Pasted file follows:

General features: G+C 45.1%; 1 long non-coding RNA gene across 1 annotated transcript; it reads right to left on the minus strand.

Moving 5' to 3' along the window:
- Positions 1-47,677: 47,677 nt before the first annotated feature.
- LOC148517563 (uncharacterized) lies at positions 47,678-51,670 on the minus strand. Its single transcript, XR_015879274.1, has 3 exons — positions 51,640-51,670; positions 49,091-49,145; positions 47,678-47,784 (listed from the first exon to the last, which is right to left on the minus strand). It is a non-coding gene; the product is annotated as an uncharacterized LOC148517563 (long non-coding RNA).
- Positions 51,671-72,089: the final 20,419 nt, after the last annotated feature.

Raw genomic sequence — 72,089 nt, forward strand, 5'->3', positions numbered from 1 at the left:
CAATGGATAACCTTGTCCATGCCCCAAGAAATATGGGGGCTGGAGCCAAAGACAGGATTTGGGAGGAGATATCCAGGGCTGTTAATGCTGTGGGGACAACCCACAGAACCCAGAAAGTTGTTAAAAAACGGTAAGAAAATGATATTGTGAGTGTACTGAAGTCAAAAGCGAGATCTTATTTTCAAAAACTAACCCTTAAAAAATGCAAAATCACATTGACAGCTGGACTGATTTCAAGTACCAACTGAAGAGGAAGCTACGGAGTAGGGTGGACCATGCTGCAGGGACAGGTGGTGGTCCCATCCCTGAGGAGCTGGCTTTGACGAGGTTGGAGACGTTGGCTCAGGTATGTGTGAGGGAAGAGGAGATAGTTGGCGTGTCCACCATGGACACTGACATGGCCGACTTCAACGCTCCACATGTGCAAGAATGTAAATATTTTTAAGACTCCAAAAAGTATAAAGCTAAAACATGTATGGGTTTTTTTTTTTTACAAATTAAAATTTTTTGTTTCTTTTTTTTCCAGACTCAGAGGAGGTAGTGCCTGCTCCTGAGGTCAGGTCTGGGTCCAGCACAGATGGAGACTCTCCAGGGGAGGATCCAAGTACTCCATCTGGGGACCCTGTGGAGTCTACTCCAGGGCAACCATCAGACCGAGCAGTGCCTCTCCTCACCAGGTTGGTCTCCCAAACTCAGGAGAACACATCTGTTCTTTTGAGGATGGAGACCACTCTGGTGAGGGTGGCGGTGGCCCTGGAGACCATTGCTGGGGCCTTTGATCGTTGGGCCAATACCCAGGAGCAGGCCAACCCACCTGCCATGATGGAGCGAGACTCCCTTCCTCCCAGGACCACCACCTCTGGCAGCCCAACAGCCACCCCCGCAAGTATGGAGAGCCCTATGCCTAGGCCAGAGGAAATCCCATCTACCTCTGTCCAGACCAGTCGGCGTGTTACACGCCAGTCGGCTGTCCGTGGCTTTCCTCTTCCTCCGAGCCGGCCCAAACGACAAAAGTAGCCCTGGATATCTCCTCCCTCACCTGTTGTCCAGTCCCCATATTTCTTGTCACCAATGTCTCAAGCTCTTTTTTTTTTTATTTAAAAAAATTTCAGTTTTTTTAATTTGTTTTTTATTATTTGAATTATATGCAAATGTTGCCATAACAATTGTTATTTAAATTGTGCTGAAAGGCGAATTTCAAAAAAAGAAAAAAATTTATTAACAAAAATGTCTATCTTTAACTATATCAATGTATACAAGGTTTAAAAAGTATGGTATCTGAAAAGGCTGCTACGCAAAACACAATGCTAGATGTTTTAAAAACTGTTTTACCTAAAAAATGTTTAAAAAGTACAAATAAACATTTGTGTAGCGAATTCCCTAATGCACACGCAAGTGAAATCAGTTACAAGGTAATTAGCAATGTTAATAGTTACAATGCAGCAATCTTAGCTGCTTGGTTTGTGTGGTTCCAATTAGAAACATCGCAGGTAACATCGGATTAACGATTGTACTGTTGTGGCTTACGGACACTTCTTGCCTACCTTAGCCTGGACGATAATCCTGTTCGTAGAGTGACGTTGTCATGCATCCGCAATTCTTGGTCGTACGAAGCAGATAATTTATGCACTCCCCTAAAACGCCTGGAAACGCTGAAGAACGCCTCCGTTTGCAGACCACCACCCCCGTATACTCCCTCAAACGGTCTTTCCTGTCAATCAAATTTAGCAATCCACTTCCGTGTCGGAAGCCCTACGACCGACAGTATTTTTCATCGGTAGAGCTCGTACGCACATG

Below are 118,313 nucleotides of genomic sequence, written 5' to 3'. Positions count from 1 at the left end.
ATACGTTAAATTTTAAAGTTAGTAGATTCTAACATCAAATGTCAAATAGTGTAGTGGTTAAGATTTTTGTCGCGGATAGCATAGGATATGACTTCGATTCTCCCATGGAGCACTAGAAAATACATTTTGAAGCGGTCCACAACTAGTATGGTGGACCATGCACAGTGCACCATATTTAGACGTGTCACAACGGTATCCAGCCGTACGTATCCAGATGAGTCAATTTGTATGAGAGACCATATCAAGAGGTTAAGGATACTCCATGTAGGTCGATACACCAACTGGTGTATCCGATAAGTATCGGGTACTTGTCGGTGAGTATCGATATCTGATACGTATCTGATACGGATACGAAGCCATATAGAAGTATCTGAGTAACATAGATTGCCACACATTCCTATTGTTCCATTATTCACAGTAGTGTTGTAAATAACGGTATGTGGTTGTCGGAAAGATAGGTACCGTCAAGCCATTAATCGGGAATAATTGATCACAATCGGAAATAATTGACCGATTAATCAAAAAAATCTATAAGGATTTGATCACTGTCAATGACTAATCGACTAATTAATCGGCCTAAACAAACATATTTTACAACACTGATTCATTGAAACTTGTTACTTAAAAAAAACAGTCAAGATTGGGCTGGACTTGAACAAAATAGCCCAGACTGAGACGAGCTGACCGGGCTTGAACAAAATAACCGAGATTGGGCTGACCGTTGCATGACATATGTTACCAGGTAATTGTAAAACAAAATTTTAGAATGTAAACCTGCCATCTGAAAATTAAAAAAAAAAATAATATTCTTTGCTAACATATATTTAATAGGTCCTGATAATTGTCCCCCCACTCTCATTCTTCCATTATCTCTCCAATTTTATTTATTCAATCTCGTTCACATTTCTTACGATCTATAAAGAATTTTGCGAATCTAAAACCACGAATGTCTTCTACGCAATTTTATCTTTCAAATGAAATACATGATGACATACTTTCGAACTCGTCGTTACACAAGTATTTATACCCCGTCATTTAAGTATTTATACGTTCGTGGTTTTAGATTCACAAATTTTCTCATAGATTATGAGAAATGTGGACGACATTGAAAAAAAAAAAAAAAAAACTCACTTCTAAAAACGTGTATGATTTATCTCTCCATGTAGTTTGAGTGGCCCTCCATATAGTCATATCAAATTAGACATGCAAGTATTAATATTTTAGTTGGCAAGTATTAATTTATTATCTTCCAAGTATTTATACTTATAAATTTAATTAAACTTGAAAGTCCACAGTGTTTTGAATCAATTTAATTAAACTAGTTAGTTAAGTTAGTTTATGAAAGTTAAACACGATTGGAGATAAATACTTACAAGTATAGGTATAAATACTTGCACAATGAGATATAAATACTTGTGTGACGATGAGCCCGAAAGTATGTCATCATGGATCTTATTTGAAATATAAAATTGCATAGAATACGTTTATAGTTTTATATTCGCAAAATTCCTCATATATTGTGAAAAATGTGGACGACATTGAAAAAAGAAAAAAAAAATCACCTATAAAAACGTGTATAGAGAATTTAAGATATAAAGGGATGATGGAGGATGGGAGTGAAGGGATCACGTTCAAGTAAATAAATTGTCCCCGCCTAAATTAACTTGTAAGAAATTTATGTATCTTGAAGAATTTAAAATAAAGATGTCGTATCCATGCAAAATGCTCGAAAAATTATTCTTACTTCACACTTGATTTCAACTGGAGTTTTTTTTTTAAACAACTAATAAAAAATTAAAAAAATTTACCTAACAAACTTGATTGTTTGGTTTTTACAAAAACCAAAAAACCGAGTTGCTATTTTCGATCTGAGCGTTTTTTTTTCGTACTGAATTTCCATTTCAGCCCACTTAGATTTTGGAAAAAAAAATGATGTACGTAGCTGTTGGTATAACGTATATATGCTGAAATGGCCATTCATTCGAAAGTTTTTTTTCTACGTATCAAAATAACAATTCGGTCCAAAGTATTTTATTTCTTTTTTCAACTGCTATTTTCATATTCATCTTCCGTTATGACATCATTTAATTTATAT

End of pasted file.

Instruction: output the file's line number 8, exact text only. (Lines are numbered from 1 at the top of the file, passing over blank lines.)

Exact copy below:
Below are 118,313 nucleotides of genomic sequence, written 5' to 3'. Positions count from 1 at the left end.